Skico hired an Aspen law firm to investigate the situation, and provided Aspen police with a copy of the report.
The investigation led to an employee hired in 2017 to better track company inventory. During the 2017 inventory, the employee discovered 150 pairs of skis missing and informed his supervisor, according to the documents. The supervisor asked Johnson about it, who told him not to worry about it, so the situation was forgotten.
The next year, the same employee organized the inventory of skis into categories, then noticed that 80 pairs of high-end demo skis later went missing, the documents state. Security camera footage then showed Johnson taking the skis from racks the employee organized and putting them into a Skico box truck.
The box truck was equipped with GPS, and was tracked to Johnson’s home and then to his storage unit, the documents state.
“Based on existing evidence, Johnson would take skis from ASC’s inventory and he or his wife would deliver them to a small warehouse in Aspen that they rented,” according to the report’s summary quoted in the court documents. “It appears that their practice was to remove any stickers identifying the skis as ASC property, photograph them and post them on eBay for sale by auction.
“To facilitate delivery of skis to purchasers, the Johnsons used ski boxes that were purchased and paid for by ASC.”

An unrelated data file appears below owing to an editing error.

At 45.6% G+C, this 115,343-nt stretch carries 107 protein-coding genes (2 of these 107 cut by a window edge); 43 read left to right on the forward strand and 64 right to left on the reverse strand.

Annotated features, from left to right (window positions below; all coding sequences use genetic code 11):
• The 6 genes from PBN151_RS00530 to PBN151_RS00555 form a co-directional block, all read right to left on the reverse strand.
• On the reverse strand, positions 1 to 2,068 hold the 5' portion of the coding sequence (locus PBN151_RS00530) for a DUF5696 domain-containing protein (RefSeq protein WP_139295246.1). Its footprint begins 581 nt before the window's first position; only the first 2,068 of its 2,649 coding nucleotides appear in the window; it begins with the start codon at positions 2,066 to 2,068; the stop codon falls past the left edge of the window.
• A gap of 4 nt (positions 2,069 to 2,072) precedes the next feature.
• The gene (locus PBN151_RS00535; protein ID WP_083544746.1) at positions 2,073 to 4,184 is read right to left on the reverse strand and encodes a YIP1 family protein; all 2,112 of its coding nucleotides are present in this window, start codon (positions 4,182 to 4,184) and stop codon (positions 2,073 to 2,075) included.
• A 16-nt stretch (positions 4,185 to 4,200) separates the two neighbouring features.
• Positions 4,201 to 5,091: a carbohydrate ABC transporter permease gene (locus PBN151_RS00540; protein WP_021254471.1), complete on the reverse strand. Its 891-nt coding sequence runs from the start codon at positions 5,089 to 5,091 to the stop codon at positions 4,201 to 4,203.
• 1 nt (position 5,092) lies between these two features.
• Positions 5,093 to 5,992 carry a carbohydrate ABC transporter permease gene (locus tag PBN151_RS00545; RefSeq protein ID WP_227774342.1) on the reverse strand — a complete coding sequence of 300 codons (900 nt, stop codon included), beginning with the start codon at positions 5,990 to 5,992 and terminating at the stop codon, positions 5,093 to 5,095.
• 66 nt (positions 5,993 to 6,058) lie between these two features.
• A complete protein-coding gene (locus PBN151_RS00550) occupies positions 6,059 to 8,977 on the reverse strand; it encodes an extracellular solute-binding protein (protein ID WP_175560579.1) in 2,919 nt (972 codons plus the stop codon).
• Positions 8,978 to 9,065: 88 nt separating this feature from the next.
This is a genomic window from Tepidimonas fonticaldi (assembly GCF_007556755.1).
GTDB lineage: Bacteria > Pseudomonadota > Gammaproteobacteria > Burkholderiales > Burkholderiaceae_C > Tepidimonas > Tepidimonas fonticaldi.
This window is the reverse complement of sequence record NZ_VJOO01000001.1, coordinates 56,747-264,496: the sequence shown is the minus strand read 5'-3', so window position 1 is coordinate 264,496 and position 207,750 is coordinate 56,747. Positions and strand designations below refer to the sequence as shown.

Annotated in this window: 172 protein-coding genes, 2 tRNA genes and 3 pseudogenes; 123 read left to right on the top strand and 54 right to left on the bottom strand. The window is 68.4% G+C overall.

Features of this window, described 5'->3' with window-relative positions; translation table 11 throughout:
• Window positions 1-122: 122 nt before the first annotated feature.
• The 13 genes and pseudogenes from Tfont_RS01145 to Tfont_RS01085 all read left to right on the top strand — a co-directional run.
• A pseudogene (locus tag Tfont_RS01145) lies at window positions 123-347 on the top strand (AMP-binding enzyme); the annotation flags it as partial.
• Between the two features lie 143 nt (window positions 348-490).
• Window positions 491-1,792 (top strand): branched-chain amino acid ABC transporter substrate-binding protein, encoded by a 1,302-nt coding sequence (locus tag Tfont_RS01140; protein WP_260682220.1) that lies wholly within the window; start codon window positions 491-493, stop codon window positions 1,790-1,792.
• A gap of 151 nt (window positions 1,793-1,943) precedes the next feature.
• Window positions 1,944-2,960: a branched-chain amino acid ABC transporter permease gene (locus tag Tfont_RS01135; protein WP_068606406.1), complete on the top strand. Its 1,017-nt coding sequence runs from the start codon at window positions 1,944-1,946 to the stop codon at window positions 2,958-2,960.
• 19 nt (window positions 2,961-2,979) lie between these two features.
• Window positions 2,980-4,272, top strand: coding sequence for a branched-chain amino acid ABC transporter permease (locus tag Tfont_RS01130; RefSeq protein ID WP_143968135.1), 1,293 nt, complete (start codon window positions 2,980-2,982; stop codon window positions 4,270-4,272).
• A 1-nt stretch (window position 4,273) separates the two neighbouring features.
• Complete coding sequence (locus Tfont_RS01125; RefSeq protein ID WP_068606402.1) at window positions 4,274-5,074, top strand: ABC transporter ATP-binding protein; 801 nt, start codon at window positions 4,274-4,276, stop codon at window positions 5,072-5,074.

The Johnsons billed Skico more than $6,000 for the ski boxes in August 2018 alone, according to the documents. In 2018, the couple allegedly sold 580 pairs of skis to the tune of nearly $140,000. Tax documents found on ASC servers indicated the couple reported $495,000 in sales in 2017.
In addition, a forensic audit found that more than $1 million in inventory was missing since 2008, and that “the ski sales increased in the last couple of years and … that the loss incurred last year was approximately $500,000,” according to the documents.
In its report, the law firm said it didn’t know if Johnson procured ski equipment from other sources besides Skico. Johnson allegedly told the firm he had other sources prior to 2012, though the only source he named later denied selling him anything, according to the court documents.
In a file found on his computer titled “timeline,” Johnson said the eBay situation started as a way for D&E to reduce used inventory and was run, at first, with Skico’s knowledge, according to the documents.
The operation wound down when his children were young and when he was on City Council, then was brought back and “intended to (be) run above board,” the documents state. It eventually “spiraled out of control,” Johnson wrote in the file, according to the documents.
“I was miserable with role at ASC (we were trapped),” he wrote, the documents state. “Kerri was not happy with her work.”
Johnson told Aspen police that senior Skico executives did not know he had restarted the eBay business and that his wife was the only other person involved, though he was solely responsible for obtaining the skis, according to the documents.
“Several times he volunteered that ‘Kerri didn’t know where I got the inventory,’” the documents state. She did know the source of the ski boxes, however, according to the documents.
According to documents found on Derek Johnson’s computer, the Johnsons have nearly $102,000 in credit card debt and owe more than $294,000 in other debts.
On Monday, Johnson’s lawyer said the couple own only their employee-housing unit in Aspen and no other property.